Analyzing OOXML with OfficeDissector

OOXML files can be thought of at six levels of abstraction:

  • As a file
  • As a Zip archive
  • As a set of Parts (a Part has a name and an array of data bytes called a stream)
  • As a set of Parts with data in well defined formats (usually XML)
  • As a graph of Parts, connected by Relationships, and having associated metadata (specifically Content-Type)
  • As a document with Features and CoreProperties

Each abstraction level completely contains all the levels beneath it; there are no leaks. That is, all Features are implemented as Parts+Relationships, all Parts are contained in the Zip file, etc. This concept will be explained more below.

Different types of analysis can be done at each of these levels.


At its simplest, an OOXML file is a single file; that is, a filename and a sequence of bytes. OfficeDissector’s Document class takes this file and exposes its deeper content:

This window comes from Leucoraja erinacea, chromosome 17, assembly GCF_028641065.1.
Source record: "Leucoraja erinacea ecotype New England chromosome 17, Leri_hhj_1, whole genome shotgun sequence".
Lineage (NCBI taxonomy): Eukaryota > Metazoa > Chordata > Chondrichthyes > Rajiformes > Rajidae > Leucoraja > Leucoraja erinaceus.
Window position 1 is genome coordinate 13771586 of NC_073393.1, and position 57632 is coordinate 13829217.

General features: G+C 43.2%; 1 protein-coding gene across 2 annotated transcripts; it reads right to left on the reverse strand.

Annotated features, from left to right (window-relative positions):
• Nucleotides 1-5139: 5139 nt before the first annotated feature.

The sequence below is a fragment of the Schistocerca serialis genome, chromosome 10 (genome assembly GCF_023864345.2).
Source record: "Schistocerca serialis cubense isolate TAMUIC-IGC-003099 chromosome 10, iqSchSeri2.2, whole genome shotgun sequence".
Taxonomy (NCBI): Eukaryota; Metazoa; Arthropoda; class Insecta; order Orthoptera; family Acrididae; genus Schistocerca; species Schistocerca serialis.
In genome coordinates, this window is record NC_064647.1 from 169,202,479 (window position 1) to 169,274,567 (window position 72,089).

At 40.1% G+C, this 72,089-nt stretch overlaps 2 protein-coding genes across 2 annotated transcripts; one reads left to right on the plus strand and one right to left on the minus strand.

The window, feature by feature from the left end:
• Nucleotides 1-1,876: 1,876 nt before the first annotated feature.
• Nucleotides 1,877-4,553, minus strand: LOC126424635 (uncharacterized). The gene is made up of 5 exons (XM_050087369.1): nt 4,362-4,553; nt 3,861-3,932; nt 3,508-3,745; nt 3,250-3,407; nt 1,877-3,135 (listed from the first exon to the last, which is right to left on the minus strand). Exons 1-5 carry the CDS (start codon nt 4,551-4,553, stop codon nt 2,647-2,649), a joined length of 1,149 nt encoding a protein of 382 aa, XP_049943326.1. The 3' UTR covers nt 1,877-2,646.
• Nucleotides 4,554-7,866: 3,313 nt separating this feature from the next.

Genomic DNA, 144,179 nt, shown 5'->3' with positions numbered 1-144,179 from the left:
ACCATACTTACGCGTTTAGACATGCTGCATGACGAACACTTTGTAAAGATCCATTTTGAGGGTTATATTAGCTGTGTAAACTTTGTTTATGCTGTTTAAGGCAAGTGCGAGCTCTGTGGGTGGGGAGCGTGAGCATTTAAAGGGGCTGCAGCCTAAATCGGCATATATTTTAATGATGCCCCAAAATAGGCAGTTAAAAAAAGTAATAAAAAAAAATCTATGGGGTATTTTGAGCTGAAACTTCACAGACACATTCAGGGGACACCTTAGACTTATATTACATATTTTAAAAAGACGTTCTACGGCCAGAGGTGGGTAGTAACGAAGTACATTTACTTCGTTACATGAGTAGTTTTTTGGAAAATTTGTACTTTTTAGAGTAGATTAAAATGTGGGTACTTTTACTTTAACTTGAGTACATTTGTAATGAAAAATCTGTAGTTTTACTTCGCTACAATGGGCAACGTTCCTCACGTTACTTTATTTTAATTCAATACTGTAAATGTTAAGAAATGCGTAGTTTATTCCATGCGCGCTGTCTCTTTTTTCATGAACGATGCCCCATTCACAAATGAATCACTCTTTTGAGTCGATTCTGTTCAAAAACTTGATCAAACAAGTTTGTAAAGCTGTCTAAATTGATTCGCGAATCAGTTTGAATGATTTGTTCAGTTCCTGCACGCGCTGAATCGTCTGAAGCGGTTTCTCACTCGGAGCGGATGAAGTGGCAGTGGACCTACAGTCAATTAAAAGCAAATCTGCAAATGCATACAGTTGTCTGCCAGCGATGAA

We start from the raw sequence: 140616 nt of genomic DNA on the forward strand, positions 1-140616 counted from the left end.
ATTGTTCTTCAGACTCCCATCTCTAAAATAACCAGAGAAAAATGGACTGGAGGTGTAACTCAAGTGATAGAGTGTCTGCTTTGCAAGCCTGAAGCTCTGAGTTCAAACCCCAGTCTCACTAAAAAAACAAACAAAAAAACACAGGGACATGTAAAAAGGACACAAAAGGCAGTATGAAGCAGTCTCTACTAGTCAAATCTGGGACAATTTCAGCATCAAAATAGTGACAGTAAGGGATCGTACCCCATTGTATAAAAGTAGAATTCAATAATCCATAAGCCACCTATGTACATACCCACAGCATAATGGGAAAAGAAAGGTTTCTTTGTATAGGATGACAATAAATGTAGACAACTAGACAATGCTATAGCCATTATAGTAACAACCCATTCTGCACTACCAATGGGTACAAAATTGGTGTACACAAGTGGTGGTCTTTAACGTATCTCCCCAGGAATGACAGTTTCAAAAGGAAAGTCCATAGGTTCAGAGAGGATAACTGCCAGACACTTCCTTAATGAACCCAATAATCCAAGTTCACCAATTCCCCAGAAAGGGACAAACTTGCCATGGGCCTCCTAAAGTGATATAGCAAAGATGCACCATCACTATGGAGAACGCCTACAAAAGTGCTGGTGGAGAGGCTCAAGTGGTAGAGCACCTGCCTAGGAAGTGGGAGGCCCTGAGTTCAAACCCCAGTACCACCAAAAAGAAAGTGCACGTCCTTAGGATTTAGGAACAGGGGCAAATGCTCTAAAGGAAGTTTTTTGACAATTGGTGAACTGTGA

import officedissector
doc = officedissector.doc.Document('test/fraunhoferlibrary/Artikel.docx') # Returns a Document object

Note that the filename’s extension is signficant and affects the behavior of Microsoft Office. Member variables doc.type, doc.is_macro_enabled and doc.is_template expose the meaning of the filename extension.

Zip file

An OOXML file is a Zip archive (each members of this archive is called a Part, described below). Method provides a Zip object which provides access at this level of abstraction. However, most analysis is best performed at the deeper levels of abstraction below.


Parts are the heart of OOXML. The entire Document is defined by its Parts (other than the limited information provided by the filename’s extension and Zip metadata described above). Even the Parts’ own metadata is stored in Parts (as will be described below). Thus, analyzing OOXML is about analyzing Parts. provides a List of all Parts in the document, and Document.parts_by_name provides a Dictionary of Parts by their name.

At their simplest level, Parts have only two properties: a name (exposed through and an array of data bytes called a stream (exposed through

for p in
    print # returns a String
    print # returns a File-like object